Pre-analytical operating procedures for serum Low Molecular Weight protein profiling.
ABSTRACT Biological specimen collection and storage are an integral component of serum proteomics research. Although many efforts have been posed to address the effects of pre-analytical procedures, standardized protocols for collection and storage of samples for Low Molecular Weight (LMW) proteome profiling are still needed. Here we report a systematic analysis on the influence of pre-analytical factors [clotting times, temperature and time storage, addition of protease inhibitor (PI)] on serum LMW proteome profiling. Moreover, a comparison between manual versus automated peptide purification by functionalized magnetic bead-based MALDI-MS approach was performed. The results demonstrated best serum LMW proteins recovery and stability using a clotting time between 1 and 2h, with serum stored up to 2h either at room temperature or at 4 degrees C, independently of PI addition. PI addition to whole blood resulted in a lower number of LMW peaks detected. Finally, minimal effects on serum proteome profiles were observed after 1-month storage at -80 degrees C, independently of PI addition on whole blood and/or serum. In conclusion, the use of standardized pre-analytical and storage procedures together with an automated peptide purification might minimize potential bias on serum LMW profiling results, thus allowing a better homogeneity and reproducibility in future proteomics studies.
- [Show abstract] [Hide abstract]
ABSTRACT: Mass spectrometry platforms have attracted a lot of interest in the last 2 decades as profiling tools for native peptides and proteins with clinical potential. However, limitations associated with reproducibility and analytical robustness, especially pronounced with the initial SELDI systems, hindered the application of such platforms in biomarker qualification and clinical implementation. The scope of this article is to give a short overview on data available on performance and on analytical robustness of the different platforms for peptide profiling. Using the CE-MS platform as a paradigm, data on analytical performance are described including reproducibility (short-term and intermediate repeatability), stability, interference, quantification capabilities (limits of detection), and inter-laboratory variability. We discuss these issues by using as an example our experience with the development of a 273-peptide marker for chronic kidney disease. Finally, we discuss pros and cons and means for improvement and emphasize the need to test in terms of comparative clinical performance and impact, different platforms that pass reasonably well analytical validation tests.Clinical biochemistry 10/2012; · 2.02 Impact Factor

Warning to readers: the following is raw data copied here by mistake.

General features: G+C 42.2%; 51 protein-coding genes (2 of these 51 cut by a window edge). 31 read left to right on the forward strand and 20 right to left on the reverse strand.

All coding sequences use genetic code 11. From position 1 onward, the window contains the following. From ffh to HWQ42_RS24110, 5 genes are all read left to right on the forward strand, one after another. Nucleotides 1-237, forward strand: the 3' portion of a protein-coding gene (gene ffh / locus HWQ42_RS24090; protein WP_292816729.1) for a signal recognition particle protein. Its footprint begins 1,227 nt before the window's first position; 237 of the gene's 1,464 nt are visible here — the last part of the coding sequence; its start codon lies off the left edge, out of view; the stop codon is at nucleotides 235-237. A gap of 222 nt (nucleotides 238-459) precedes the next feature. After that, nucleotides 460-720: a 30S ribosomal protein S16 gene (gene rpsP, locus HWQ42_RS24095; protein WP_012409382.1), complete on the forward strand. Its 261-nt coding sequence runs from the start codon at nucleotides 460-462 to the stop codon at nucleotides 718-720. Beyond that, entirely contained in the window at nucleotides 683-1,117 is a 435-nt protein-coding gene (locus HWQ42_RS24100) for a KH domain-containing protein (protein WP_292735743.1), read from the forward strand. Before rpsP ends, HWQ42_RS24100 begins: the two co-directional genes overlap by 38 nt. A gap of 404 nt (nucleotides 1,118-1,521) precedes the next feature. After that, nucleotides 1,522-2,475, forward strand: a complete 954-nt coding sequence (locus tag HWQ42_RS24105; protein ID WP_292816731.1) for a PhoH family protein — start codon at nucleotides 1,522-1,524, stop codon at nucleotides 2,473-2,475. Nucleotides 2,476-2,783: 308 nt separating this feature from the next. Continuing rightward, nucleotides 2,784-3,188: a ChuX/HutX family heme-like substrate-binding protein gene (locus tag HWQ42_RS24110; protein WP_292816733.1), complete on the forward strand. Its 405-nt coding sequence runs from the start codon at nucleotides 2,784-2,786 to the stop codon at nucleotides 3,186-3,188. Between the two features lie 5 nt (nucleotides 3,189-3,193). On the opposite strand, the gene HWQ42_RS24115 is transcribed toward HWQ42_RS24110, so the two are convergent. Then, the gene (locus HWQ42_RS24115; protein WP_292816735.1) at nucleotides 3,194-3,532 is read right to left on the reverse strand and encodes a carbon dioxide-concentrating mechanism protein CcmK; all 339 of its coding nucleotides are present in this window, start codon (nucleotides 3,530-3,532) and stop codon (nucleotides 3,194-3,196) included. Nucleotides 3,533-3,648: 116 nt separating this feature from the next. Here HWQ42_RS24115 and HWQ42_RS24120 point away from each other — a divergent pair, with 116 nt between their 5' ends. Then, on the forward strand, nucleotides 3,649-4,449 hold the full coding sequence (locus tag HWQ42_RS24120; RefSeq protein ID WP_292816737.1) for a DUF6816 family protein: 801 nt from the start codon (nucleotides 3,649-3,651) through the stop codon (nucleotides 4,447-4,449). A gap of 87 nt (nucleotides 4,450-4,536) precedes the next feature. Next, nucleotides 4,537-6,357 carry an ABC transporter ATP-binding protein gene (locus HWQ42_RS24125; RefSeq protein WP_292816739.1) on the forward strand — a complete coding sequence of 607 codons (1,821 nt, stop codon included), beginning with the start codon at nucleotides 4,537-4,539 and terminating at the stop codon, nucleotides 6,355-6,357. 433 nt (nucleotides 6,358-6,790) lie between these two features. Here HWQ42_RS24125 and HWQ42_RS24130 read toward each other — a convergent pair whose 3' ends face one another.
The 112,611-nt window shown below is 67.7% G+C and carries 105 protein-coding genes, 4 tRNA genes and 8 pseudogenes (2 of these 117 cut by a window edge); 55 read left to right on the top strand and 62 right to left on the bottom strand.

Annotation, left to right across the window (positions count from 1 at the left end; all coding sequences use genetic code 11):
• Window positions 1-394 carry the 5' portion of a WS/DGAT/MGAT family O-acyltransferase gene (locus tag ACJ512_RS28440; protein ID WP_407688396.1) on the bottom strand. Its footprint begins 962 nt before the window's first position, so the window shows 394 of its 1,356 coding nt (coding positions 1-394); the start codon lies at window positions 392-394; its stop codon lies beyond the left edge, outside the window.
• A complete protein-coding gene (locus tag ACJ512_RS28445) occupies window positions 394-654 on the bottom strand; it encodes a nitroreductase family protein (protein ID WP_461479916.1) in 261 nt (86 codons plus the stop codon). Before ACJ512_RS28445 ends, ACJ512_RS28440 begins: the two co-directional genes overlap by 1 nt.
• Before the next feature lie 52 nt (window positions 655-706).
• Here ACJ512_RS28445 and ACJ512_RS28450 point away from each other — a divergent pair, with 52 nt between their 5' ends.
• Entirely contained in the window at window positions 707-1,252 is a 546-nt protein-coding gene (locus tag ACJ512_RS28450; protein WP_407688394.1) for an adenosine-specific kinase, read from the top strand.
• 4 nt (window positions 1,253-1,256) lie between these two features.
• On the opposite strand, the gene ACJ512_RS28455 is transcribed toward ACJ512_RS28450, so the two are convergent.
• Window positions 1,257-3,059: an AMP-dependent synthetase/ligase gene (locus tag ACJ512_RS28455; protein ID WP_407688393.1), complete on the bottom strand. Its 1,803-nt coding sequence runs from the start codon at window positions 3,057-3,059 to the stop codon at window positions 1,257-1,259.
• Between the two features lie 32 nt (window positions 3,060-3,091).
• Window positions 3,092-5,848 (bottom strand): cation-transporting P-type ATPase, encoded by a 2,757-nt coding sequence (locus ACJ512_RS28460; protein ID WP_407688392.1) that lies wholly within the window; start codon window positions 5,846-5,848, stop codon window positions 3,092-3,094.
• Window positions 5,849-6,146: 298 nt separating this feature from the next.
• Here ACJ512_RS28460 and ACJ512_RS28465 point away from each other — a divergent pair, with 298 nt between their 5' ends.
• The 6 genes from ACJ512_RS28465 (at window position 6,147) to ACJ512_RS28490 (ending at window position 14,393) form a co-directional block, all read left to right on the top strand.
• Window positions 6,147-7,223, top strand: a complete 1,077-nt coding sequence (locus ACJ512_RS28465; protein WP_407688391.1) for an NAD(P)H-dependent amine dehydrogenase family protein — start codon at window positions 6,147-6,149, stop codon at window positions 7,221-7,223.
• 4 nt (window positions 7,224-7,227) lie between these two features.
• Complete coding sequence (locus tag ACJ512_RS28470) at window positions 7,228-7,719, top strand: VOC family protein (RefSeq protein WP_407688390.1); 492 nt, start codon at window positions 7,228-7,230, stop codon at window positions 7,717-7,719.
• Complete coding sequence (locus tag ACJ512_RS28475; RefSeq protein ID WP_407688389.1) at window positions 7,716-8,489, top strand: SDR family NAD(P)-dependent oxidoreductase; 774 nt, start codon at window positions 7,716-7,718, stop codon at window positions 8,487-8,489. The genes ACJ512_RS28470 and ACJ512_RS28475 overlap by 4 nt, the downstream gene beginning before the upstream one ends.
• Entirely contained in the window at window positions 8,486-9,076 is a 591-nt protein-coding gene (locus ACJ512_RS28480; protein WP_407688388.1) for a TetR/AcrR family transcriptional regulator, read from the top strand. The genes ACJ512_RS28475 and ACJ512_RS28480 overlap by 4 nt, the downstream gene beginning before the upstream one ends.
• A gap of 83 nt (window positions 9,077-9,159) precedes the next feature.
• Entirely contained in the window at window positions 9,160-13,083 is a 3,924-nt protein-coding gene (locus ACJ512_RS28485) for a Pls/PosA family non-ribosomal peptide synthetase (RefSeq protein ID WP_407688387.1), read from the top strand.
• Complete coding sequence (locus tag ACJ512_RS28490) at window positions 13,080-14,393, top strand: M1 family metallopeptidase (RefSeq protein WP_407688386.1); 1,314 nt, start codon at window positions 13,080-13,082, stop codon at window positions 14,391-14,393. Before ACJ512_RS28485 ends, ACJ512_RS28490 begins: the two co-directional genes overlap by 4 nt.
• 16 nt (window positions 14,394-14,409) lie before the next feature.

Article: Repressors of photomorphogenesis.[Show abstract] [Hide abstract]
ABSTRACT: The internal programs of plant development are informed in a profound way by environmental light conditions. This review summarizes the contribution of repressor proteins to the light-signaling machinery during seedling development, and discusses the integration of repressors with other, positively acting, light-signaling pathways and auxin and brassinosteroid hormone-signaling pathways. The main focus is placed on the mode of action of the COP/DET/FUS proteins, which were first identified in Arabidopsis but are now emerging in other plants. Their role in regulating protein turnover through ubiquitination is reviewed in light of parallel ongoing investigations of COP/DET/FUS homologues in metazoans and fungi.International Review of Cytology 02/2002; 220:185-223. · 6.09 Impact Factor
- [Show abstract] [Hide abstract]
ABSTRACT: The development of Biobanks and recent advances in molecular biology have enhanced the possibility to accelerate translational research studies. The Interinstitutional Multidisciplinary BioBank (BioBIM) is organized in a large healthy donors collection and pathology-based biobanks with the aim to provide a service for development of interdisciplinary studies. A new pathology-based biobank has been organized to specifically collect biospecimen from patients affected by migraine, with the final goal to centralize data, collect blood, plasma, serum, DNA and RNA of patients with this disease. The BioBIM is fully equipped for the automation of sampling/processing, storage and tracking of biospecimens. Standard Operating Procedures have been developed for processing and storage phases as well as archive of clinical data. The availability of biospecimens and clinical data will constitute a resource for various research projects.Neurological Sciences 01/2013; · 1.41 Impact Factor